Completing the Signal Path
The № 526 offers five line-level analog inputs: two balanced (XLR), three single-ended (RCA), in addition to the Pure Phono (RCA with grounding pin) input. The preamplifier delivers its signal to balanced (XLR) and single-ended (RCA) stereo outputs, as well as a 1/4-inch (6.3mm) Main Drive Headphone output integrated into the front panel metalwork – a first for Mark Levinson.
The Main Drive Headphone amplifier circuit drives up to 32-ohm headphones in class A by employing the main output circuit rather than a secondary signal path: a perfect example of reducing clutter in the circuit design.
A selectable fourth-order, 80 Hz high-pass filter enables a seamless integration of a single or dual subwoofers for full-range performance with a wide range of loudspeaker setups. The preamplifier features a unity-gain SSP mode that integrates the connected sources into a home theater system while still maintaining optimal and independent stereo operation for music.
System-integration connectivity includes Ethernet/IP control, RS-232, USB for monitoring and configuration via web page, plus 12V triggers and an IR input. An included machined metal remote delivers the robust feel and precise control befitting of a component of the preamplifier’s caliber.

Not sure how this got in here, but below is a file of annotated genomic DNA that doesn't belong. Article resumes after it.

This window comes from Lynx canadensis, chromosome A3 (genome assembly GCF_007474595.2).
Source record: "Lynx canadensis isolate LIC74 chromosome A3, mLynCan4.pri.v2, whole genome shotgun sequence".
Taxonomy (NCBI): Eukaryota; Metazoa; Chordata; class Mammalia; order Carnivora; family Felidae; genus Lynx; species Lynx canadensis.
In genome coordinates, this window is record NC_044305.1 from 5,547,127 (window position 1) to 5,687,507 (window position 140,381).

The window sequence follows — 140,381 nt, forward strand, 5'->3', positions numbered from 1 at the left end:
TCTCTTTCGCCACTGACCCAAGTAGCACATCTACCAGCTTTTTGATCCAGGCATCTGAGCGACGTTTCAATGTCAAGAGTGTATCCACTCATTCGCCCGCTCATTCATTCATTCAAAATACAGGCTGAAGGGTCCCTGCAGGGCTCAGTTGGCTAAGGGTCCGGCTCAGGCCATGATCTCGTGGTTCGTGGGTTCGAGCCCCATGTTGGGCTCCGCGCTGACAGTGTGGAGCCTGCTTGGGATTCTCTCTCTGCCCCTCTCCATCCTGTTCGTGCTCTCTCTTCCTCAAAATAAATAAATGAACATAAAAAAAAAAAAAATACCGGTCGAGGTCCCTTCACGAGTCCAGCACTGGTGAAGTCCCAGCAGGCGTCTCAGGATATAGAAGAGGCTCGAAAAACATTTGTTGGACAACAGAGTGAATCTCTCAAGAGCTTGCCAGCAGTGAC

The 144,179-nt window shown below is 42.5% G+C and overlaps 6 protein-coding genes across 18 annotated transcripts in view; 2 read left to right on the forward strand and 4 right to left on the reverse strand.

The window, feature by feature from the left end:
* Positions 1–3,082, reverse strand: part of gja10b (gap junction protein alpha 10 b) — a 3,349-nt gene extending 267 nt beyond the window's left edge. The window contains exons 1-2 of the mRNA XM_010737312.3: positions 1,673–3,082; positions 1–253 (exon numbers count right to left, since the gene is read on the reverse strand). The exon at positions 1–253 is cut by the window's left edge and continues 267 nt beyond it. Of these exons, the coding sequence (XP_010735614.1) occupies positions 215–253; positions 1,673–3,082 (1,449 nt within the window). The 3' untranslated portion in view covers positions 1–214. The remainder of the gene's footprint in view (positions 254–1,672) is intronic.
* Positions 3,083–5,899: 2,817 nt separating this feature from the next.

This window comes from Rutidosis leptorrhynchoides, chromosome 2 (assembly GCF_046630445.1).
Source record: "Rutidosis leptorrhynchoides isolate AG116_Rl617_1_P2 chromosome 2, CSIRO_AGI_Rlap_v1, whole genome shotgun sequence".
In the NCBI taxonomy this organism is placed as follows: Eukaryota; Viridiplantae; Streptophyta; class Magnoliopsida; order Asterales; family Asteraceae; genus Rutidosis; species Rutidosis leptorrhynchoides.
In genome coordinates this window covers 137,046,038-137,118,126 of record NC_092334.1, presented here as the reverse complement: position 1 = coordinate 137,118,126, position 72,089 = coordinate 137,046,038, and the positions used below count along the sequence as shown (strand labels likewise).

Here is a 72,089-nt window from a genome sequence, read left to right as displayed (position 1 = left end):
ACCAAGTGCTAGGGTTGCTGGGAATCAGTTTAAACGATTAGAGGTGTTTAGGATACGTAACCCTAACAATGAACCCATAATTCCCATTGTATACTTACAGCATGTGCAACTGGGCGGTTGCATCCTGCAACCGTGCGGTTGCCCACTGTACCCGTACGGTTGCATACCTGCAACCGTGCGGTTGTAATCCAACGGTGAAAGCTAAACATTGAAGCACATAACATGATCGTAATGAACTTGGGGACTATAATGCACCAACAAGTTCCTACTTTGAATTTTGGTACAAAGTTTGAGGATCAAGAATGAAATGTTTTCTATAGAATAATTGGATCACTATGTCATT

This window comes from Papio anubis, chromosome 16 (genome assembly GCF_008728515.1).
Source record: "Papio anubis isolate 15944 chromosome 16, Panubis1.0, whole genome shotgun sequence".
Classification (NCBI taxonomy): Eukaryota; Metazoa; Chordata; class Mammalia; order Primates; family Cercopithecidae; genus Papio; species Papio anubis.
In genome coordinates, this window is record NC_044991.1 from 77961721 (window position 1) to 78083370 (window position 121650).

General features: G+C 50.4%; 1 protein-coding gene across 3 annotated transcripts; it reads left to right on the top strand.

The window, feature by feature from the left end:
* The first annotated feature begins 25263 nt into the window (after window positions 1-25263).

The № 526 is proudly designed and precision-crafted in the USA.
№ 526 Highlights
Pure Path discrete, direct coupled, fully balanced, dual-monaural signal path
Discrete, balanced R-2R Ladder volume control for precision and performance
Class-A Pure Phono stage with physically separated channels for MC and MM
32-bit Precision Link DAC with three selectable filters and seven power supplies
Class-A Main Drive Headphone output for up to 32-ohm headphones using main circuit
12 analog, digital, and phono inputs; balanced, single-ended, and headphone outputs
Supports high-resolution PCM (up to 32-bit, 192kHz) and DSD (up to 5.6MHz)
Selectable fourth-order, 80 Hz high-pass filter allows seamless integration of subwoofers
Designed and precision-crafted in the USA